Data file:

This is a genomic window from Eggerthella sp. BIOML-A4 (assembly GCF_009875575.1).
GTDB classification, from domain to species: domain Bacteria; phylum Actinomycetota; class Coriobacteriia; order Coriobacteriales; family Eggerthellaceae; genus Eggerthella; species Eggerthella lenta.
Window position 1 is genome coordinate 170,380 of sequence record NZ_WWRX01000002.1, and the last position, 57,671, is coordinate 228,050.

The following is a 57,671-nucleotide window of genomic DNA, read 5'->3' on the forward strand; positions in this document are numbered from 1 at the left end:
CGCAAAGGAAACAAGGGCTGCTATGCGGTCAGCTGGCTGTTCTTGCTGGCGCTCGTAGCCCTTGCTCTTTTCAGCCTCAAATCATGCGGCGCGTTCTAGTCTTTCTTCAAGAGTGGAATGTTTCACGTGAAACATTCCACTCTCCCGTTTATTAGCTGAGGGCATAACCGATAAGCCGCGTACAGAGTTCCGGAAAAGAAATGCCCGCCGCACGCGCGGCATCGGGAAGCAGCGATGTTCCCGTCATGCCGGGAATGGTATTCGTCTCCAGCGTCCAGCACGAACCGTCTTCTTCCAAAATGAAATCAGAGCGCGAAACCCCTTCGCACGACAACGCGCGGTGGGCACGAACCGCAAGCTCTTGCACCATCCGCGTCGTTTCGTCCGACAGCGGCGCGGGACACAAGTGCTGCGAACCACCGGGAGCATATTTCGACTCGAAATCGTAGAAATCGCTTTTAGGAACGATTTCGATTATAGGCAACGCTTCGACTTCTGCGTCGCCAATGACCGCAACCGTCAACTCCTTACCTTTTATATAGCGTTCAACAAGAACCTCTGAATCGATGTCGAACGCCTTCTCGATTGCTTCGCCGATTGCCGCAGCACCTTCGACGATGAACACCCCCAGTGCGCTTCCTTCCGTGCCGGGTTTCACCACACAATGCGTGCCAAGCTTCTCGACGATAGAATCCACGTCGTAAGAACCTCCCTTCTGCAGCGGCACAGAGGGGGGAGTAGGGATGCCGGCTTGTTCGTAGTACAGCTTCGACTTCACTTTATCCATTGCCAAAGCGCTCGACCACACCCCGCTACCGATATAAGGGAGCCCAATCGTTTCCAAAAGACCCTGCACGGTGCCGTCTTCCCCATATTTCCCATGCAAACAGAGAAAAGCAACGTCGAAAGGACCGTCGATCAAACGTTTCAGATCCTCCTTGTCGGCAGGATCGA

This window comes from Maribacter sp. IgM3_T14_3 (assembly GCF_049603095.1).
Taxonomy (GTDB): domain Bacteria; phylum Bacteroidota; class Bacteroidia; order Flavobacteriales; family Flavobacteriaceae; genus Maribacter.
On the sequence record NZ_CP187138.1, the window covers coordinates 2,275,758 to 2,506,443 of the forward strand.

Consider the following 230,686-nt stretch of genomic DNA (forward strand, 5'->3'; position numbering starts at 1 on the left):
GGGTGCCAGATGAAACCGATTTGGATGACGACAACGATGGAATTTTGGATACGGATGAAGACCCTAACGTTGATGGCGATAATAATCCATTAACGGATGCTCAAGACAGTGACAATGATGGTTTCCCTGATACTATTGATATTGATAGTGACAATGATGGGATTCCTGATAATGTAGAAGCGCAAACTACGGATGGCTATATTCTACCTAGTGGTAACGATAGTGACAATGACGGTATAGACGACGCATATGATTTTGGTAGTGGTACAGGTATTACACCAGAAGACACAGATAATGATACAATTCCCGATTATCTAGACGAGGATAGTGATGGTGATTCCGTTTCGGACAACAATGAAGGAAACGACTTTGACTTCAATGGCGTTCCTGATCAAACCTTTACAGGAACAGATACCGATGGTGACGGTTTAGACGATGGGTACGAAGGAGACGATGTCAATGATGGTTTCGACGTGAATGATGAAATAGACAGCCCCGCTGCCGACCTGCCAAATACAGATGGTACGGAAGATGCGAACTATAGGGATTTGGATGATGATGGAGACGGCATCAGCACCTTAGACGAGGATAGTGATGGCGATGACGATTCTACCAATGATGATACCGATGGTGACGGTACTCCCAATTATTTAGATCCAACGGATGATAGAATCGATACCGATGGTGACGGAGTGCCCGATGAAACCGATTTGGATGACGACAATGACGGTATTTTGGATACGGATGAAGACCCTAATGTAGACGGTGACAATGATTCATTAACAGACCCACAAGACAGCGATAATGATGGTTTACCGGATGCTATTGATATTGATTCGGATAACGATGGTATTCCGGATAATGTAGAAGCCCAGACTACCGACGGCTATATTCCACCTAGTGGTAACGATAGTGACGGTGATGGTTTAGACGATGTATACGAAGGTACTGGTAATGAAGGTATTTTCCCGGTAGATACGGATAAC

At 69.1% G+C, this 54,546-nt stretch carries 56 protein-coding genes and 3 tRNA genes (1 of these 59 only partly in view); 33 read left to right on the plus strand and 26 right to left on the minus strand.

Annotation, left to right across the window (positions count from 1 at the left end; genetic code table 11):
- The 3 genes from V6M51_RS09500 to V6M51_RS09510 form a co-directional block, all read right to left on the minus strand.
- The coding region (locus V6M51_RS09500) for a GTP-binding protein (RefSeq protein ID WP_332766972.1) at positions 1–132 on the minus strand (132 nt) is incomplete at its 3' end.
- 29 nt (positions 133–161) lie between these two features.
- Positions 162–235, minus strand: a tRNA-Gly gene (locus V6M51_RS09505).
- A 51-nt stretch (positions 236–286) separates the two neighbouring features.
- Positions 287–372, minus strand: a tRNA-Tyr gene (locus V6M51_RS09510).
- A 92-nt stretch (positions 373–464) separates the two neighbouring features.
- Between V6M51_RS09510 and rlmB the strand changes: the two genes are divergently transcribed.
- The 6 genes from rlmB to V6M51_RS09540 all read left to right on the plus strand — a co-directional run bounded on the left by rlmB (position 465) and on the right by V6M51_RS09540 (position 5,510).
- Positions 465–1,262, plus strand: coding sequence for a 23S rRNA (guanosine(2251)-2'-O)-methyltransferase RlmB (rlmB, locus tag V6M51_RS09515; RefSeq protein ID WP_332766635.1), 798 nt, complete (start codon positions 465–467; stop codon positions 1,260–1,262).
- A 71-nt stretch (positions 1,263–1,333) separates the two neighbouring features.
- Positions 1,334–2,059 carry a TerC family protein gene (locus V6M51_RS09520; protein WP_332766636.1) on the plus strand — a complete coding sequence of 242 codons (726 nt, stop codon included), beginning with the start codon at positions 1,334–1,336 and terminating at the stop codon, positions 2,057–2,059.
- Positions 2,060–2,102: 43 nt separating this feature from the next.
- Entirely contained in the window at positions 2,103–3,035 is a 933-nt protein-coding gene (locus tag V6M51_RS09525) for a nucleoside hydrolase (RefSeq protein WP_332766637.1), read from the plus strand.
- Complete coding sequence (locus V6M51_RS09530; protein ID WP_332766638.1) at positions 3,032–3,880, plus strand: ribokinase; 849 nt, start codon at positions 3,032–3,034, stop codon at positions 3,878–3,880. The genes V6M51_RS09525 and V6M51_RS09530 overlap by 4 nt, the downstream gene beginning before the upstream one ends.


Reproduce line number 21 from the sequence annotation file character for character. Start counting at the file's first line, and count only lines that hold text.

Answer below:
- The 6 genes from rlmB to V6M51_RS09540 all read left to right on the plus strand — a co-directional run bounded on the left by rlmB (position 465) and on the right by V6M51_RS09540 (position 5,510).